YOU'RE FIRED! But Wait, My Life Isn't a Reality TV Show....
Raquel had been a rising star in her company since her hiring four years ago. She'd landed major clients, bonuses, and was recognized regionally and nationally for her work. Despite the recession, Raquel's life was laden with hard work and well-deserved pay. She had made the necessary sacrifices of delaying marriage and relocating three times, while reaping the financial rewards.
Raquel was at the height of her earning power. Her performance record was so solid, no wonder she didn't flinch when her boss retired. So of course, the new boss, Jacob would value her as a longstanding member of his team, even though she was passed over for his position. Or so she thought.
All teams go through the aches and pains of adjusting to a new leader. Raquel felt that the tension between Jacob and the rest of the team was no different. Everyone was adjusting to his new communication protocols, and reporting expectations. Therefore, when Raquel walked into her weekly meeting with him, with the director of Human Resources present, she could only anticipate a conference about one of her direct reports. The meeting was short -- but not sweet.
"You're fired," Jacob blurted out. "We are going in another direction. Budget cuts."
Raquel was stunned. Clearly this was a joke. She had earned letters of commendation the last three quarters straight. Her slack-jawed reaction allowed Jacob to continue:
"You can have the next two hours to clean out your desk. We already cut off your Internet service. It's 3 p.m. now. You should be out by 5 p.m."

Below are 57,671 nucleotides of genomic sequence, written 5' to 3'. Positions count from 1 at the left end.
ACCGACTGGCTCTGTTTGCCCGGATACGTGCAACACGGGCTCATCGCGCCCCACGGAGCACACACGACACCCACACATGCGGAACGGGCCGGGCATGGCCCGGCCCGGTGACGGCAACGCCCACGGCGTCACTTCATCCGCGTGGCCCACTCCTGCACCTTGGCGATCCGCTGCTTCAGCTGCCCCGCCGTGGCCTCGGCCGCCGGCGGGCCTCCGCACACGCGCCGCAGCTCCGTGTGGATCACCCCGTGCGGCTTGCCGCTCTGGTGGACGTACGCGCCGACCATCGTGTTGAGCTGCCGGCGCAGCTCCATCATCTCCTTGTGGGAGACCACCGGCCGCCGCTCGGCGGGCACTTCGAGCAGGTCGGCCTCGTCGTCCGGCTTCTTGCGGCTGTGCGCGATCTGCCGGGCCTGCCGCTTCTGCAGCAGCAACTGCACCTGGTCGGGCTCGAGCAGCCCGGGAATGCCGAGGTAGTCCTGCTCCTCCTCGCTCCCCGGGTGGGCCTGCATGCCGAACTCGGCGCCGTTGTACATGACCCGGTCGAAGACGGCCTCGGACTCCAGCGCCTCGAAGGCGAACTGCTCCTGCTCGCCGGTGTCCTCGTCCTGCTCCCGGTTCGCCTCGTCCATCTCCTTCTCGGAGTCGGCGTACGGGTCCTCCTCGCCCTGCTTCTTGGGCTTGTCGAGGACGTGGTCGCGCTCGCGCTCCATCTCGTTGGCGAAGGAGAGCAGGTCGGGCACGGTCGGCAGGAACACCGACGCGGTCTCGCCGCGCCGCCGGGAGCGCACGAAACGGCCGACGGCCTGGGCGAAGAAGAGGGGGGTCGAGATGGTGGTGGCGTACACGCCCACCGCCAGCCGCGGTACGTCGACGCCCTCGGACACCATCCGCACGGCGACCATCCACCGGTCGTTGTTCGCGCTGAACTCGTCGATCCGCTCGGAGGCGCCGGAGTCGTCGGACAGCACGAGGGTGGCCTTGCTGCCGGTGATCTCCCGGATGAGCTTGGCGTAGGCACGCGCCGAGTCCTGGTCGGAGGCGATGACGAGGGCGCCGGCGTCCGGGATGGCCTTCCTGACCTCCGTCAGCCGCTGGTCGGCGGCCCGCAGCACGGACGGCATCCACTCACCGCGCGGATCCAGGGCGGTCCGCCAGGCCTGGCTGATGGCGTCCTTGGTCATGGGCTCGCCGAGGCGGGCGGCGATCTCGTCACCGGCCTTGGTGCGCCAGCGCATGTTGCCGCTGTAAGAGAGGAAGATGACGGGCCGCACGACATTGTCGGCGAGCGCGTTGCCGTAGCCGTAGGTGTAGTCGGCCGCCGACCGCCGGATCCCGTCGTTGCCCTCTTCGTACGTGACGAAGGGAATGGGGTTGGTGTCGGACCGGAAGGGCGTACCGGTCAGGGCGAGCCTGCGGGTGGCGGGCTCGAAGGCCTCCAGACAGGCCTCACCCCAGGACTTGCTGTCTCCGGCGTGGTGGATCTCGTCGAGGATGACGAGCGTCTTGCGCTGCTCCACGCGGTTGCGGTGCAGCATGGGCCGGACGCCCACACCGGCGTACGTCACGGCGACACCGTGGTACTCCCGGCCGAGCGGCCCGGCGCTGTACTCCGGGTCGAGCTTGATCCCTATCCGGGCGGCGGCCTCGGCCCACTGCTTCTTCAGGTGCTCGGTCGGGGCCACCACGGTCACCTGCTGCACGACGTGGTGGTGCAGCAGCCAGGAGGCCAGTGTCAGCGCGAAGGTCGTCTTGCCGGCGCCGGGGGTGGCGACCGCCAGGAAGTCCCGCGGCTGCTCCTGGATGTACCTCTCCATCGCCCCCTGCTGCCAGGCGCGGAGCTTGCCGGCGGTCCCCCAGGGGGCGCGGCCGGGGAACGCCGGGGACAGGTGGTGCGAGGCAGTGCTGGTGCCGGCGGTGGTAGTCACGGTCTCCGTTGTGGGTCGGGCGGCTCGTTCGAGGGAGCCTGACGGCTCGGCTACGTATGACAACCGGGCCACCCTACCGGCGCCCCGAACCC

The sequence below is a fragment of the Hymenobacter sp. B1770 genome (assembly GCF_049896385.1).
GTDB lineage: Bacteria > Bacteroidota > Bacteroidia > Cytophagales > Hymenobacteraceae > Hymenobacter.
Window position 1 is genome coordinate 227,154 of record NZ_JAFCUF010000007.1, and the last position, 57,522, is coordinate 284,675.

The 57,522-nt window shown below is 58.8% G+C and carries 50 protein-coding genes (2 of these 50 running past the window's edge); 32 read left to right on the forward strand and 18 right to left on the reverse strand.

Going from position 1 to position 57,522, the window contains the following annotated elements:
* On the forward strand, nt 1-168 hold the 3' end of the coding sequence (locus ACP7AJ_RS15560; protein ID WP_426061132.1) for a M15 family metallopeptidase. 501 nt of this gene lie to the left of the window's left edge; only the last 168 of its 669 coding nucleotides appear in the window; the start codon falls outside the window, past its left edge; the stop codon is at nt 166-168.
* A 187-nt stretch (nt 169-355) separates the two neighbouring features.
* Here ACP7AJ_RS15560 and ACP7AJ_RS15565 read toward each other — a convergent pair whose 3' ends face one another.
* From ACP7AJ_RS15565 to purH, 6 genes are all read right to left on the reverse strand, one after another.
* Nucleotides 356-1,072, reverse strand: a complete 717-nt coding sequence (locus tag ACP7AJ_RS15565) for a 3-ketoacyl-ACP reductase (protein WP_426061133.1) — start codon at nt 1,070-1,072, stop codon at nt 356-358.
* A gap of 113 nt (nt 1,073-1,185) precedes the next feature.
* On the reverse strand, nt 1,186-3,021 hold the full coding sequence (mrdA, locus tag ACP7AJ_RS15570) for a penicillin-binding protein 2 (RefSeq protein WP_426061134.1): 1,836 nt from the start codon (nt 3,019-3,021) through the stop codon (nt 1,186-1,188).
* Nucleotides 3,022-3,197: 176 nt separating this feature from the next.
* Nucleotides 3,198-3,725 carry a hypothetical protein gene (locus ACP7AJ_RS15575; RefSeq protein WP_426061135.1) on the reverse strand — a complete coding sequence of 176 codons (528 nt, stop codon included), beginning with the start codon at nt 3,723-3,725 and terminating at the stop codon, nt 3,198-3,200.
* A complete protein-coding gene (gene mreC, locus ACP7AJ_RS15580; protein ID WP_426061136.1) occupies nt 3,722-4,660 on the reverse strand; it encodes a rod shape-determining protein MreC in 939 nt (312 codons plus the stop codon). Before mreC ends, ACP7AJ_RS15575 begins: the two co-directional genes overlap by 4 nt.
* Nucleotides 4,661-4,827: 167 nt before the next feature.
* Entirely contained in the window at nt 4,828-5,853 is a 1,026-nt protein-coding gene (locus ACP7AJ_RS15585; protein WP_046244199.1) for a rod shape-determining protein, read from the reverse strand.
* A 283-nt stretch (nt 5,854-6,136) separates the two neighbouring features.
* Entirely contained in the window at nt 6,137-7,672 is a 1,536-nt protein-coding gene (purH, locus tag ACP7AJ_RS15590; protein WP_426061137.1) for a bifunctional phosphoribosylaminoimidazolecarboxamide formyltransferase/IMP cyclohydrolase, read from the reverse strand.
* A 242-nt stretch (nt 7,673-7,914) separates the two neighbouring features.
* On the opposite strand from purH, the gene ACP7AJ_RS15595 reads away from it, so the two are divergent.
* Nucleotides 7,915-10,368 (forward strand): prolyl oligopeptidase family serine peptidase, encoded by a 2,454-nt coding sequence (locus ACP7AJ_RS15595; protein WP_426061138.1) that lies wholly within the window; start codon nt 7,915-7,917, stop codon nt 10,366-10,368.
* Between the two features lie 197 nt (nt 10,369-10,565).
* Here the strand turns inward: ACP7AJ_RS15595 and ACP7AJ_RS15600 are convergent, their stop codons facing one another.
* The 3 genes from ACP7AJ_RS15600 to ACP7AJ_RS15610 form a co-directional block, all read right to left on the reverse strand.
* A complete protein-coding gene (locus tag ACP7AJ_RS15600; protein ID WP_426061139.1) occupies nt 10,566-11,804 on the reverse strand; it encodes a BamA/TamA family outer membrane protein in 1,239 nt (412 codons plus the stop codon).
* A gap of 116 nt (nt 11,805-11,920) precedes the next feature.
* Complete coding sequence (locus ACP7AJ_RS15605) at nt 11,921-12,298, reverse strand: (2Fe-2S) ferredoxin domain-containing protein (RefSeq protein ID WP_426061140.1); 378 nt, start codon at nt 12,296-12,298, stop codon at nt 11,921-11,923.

Raquel had nothing to say. What was this, some reality show? When will the commentator come out? "Candid Camera."... "You've been PUNKED."... Something?!
The HR Director did and said nothing. Jacob got up and went to the window. "You have two hours."
Raquel's mind was spinning. She had just built an addition on her house with a second mortgage. Sure, she could call headhunters, but she couldn't move. Budget cuts? But they just hired two staff member last week. Budget cuts?
Raquel's story unfortunately is played out every day in this recession. What Raquel's manager and many other managers don't realize is that Raquel and other jilted employees feel betrayed and start looking for ways to be heard. At this point, they have nothing to lose by pursuing a lawsuit. More than ever, employees know the federal discrimination laws, and know where to file a complaint -- either with the EEOC or an attorney. Employees who are well educated or advanced in their careers are more likely to file a complaint, because they command higher salaries, and possible damages and back-pay rewards are lucrative.
What should employees do while on the job or after termination? Here are several strategies for those considering filing a discrimination lawsuit.
While Raquel was still on the job she took basic steps to document her performance by:
- Keeping all records, notes, letters and emails that discussed her personal performance. Organizations have a responsibility to keep staff updated about job performance expectations.
- Keeping a copy of these performance records AT HOME. As in Raquel's case, a fired employee's Internet, Intranet and computer access is often the first thing an employer shuts down. However, employees don't have a right to proprietary information, only information on their performance.